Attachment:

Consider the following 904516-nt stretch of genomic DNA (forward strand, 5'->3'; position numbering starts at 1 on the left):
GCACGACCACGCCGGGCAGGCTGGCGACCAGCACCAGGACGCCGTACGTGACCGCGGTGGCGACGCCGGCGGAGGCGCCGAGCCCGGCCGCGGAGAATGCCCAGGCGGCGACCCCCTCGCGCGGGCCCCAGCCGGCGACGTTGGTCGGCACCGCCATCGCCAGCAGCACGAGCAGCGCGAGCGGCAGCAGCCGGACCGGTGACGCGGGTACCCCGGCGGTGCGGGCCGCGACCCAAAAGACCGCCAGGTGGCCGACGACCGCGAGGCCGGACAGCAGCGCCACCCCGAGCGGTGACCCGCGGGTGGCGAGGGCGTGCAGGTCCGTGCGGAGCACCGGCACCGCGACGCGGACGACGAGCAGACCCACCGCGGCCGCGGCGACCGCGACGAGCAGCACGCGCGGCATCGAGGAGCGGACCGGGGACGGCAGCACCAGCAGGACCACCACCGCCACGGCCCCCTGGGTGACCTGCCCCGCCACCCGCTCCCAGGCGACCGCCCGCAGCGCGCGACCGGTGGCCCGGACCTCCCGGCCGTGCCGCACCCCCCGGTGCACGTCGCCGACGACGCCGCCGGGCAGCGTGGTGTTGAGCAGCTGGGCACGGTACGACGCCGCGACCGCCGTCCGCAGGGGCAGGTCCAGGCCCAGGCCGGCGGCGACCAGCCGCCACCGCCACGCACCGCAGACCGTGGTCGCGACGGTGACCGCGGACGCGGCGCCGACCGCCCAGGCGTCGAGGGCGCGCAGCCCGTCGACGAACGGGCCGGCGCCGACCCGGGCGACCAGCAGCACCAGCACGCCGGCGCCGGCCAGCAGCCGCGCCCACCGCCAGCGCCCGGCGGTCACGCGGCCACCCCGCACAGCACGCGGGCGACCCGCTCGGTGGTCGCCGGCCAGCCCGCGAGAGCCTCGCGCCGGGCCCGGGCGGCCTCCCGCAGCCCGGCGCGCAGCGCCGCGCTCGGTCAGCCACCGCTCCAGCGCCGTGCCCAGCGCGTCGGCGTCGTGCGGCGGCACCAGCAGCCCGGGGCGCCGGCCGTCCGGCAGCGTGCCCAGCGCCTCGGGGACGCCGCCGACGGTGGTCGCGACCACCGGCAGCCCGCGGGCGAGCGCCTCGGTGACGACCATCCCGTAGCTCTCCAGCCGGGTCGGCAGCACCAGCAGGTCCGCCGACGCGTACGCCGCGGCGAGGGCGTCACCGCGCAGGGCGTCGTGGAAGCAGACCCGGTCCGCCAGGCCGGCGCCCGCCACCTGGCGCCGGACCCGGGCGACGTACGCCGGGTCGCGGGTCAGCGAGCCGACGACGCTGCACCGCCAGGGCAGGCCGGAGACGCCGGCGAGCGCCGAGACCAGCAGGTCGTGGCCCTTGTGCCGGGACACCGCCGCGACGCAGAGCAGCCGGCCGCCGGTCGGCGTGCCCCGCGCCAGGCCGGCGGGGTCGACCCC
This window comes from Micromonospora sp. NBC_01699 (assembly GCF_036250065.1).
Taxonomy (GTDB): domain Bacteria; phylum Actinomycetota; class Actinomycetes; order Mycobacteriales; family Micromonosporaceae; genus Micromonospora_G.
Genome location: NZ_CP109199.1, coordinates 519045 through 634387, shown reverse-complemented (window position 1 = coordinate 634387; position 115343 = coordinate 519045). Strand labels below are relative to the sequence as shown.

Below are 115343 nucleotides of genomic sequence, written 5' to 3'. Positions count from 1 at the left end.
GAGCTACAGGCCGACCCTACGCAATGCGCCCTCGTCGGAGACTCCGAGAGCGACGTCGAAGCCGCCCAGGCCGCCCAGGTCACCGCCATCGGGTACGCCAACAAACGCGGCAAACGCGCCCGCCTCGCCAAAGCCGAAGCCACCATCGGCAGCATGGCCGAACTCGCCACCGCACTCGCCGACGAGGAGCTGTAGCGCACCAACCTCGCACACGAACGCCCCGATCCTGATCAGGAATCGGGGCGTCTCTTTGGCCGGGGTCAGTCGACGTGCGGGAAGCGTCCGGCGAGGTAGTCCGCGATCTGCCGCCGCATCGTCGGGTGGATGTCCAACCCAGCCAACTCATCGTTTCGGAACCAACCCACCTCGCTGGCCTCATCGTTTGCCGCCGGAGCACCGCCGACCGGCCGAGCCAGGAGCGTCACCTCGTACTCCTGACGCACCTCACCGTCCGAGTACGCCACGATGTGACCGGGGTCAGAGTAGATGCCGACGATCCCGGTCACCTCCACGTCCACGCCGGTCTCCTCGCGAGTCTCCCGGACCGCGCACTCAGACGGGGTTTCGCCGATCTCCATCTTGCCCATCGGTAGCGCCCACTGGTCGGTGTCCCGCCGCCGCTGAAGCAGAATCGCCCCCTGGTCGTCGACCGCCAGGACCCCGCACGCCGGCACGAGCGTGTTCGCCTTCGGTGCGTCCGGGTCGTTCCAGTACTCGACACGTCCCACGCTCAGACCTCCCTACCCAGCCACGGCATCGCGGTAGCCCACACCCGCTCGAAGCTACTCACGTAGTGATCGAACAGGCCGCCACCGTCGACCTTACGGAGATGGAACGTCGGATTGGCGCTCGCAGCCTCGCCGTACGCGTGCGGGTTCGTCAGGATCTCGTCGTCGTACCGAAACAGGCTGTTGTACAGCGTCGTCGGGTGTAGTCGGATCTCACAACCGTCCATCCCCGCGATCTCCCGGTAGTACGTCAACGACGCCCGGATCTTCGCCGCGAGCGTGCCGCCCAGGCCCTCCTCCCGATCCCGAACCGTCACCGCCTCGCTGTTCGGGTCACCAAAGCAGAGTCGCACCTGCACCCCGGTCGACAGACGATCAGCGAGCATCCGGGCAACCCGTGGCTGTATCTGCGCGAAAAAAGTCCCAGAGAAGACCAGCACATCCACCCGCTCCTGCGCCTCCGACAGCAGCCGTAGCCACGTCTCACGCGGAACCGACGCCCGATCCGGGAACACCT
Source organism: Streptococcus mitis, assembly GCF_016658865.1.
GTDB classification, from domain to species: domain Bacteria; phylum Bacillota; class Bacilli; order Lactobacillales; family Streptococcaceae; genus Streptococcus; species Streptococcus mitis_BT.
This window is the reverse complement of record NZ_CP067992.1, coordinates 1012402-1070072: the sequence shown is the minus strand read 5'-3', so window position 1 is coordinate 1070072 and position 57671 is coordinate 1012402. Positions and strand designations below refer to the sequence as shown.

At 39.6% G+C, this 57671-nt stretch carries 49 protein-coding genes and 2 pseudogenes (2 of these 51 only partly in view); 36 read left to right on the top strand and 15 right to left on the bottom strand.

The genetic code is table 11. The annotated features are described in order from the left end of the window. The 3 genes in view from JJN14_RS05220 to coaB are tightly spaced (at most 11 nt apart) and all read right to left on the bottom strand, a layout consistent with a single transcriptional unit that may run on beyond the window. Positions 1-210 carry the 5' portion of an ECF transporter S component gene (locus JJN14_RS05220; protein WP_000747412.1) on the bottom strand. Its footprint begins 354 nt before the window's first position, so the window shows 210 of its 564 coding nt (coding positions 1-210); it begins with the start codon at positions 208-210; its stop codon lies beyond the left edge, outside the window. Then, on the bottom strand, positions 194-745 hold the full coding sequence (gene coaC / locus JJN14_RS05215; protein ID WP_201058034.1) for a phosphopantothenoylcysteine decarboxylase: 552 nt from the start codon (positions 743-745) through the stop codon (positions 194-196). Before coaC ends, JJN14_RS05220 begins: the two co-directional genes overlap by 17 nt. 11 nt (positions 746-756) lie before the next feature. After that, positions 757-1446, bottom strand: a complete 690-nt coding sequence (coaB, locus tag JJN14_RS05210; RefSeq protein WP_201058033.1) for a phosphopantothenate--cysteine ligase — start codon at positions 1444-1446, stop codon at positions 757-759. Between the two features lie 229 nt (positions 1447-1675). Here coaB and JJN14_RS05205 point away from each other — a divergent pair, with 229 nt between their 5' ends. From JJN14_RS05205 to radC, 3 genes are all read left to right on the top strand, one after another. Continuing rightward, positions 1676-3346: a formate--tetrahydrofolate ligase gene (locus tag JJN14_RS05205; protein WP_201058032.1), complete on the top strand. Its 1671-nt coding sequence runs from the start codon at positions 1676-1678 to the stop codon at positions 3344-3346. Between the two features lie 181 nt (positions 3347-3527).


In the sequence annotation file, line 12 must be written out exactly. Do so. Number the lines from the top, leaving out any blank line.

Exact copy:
The genetic code is table 11. The annotated features are described in order from the left end of the window. The 3 genes in view from JJN14_RS05220 to coaB are tightly spaced (at most 11 nt apart) and all read right to left on the bottom strand, a layout consistent with a single transcriptional unit that may run on beyond the window. Positions 1-210 carry the 5' portion of an ECF transporter S component gene (locus JJN14_RS05220; protein WP_000747412.1) on the bottom strand. Its footprint begins 354 nt before the window's first position, so the window shows 210 of its 564 coding nt (coding positions 1-210); it begins with the start codon at positions 208-210; its stop codon lies beyond the left edge, outside the window. Then, on the bottom strand, positions 194-745 hold the full coding sequence (gene coaC / locus JJN14_RS05215; protein ID WP_201058034.1) for a phosphopantothenoylcysteine decarboxylase: 552 nt from the start codon (positions 743-745) through the stop codon (positions 194-196). Before coaC ends, JJN14_RS05220 begins: the two co-directional genes overlap by 17 nt. 11 nt (positions 746-756) lie before the next feature. After that, positions 757-1446, bottom strand: a complete 690-nt coding sequence (coaB, locus tag JJN14_RS05210; RefSeq protein WP_201058033.1) for a phosphopantothenate--cysteine ligase — start codon at positions 1444-1446, stop codon at positions 757-759. Between the two features lie 229 nt (positions 1447-1675). Here coaB and JJN14_RS05205 point away from each other — a divergent pair, with 229 nt between their 5' ends. From JJN14_RS05205 to radC, 3 genes are all read left to right on the top strand, one after another. Continuing rightward, positions 1676-3346: a formate--tetrahydrofolate ligase gene (locus tag JJN14_RS05205; protein WP_201058032.1), complete on the top strand. Its 1671-nt coding sequence runs from the start codon at positions 1676-1678 to the stop codon at positions 3344-3346. Between the two features lie 181 nt (positions 3347-3527).